Pola Maneli places Martin Luther King and James Baldwin in #BLM

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Pola Maneli's illustration, as it appears in the New Yorker, superimposes different periods and expressions of black activism.
Pola Maneli's illustration, as it appears in the New Yorker, superimposes different periods and expressions of black activism.

Port Elizabeth-based artist Pola Maneli's signature etching-style artwork graces the pages of the recent Juneteenth edition of the New Yorker.

Illustrating an essay by Eddie S. Glaude, Jr. - The History That James Baldwin Wanted America to See - the artwork folds hundreds of years of activism into a single continuous moment.

In the foreground, Martin Luther King Jr and James Baldwin stand side-by-side in black suits, while the latter looks over his shoulder. Behind him, two unknown femme activists pull down a statue framed by what appears to be pillars, the signifiers of a certain kind of institution. Of systemic oppression and the unmoving, unchanging tenets that uphold it.

By superimposing these different periods and expressions of activism, the moment becomes one; centuries and decades become instantaneous. All time - past, present and future - are driven by the urgency of now. The image caption reads: 

As both James Baldwin and Martin Luther King Jr. insisted, America is an identity that white people will protect at any cost, and the country's history - its founding documents, its national heroes - is the supporting argument that underpins that identity.

The artist explains that for him, the experiment was in taking an imagined James Baldwin narrative, and contextualising it visually in a contemporary America that is as violent to black people now as it was then.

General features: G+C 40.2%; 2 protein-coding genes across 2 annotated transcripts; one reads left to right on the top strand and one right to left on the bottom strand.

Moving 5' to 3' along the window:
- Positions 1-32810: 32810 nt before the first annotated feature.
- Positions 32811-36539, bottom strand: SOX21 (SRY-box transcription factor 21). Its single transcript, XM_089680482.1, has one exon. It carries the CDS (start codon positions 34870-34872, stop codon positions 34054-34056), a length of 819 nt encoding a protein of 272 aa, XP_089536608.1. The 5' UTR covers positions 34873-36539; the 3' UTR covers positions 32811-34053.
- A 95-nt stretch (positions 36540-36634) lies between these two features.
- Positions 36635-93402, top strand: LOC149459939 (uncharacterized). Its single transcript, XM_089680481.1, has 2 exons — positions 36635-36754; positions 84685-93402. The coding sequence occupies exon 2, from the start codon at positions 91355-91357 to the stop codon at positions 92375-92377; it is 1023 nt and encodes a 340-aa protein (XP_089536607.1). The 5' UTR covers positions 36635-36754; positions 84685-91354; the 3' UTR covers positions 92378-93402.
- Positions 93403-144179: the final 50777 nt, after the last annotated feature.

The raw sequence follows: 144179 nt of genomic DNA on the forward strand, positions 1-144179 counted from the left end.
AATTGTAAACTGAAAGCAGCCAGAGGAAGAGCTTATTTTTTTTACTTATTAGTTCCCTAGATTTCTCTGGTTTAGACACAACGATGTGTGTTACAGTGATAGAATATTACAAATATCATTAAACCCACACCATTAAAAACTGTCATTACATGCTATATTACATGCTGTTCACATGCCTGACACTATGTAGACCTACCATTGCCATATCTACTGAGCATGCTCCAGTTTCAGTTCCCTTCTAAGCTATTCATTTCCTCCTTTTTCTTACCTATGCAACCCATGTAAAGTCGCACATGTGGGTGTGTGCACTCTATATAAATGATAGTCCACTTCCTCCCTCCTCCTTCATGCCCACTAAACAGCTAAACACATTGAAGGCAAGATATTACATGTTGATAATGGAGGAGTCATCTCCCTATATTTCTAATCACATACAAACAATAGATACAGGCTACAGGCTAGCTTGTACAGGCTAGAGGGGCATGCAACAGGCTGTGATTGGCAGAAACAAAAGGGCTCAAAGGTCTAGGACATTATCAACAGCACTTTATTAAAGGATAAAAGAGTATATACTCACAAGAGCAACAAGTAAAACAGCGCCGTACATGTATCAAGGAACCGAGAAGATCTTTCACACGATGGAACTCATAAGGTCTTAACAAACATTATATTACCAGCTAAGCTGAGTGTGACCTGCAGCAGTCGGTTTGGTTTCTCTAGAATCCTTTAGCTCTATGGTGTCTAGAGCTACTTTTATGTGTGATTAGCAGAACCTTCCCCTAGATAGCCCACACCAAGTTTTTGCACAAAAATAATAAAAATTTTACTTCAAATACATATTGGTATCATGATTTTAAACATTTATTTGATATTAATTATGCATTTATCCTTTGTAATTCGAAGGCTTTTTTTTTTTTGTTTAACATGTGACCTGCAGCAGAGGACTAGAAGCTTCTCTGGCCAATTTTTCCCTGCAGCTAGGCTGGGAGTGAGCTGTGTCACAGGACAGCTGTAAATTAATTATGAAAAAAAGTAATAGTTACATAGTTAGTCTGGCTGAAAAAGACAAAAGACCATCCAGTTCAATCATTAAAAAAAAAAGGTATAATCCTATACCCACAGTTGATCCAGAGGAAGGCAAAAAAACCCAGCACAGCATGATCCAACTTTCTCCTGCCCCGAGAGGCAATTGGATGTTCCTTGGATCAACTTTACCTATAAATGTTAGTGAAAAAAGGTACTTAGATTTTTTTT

"As much as the essay is very much told through James Baldwin’s eyes, it’s really about him coming to terms with a virulent strain of an American history that’s been repeated since the conception of the United States of America, and how the most recent Black Lives Matter protests, are a continuation of those same efforts," says Maneli. 

"So it seemed important to me to try to figure out how to depict a fictitious narrative that’s so deeply rooted into the foundations of a country, that it’s taken for granted and often confused history. After thinking about it for a bit, I started playing around with the idea of placing figures into an environment made up of this history. Which then became a forest of books, but hopefully still depicted ambiguously enough to possibly pass as trees until closer inspection. Kind of like how our history as we’re taught it seems apolitical until you take closer look at it."

The progression of Pola Maneli's first illustratio
The progression of Pola Maneli's first illustration for the New Yorker
The progression of Pola Maneli's first illustratio
The progression of Pola Maneli's first illustration for the New Yorker
The progression of Pola Maneli's first illustratio
The progression of Pola Maneli's first illustration for the New Yorker
Pola Maneli's illustration, as it appears in the N
Pola Maneli's illustration, as it appears in the New Yorker, superimposes different periods and expressions of black activism.

*Visit Pola Maneli's Behance to see more his work. 

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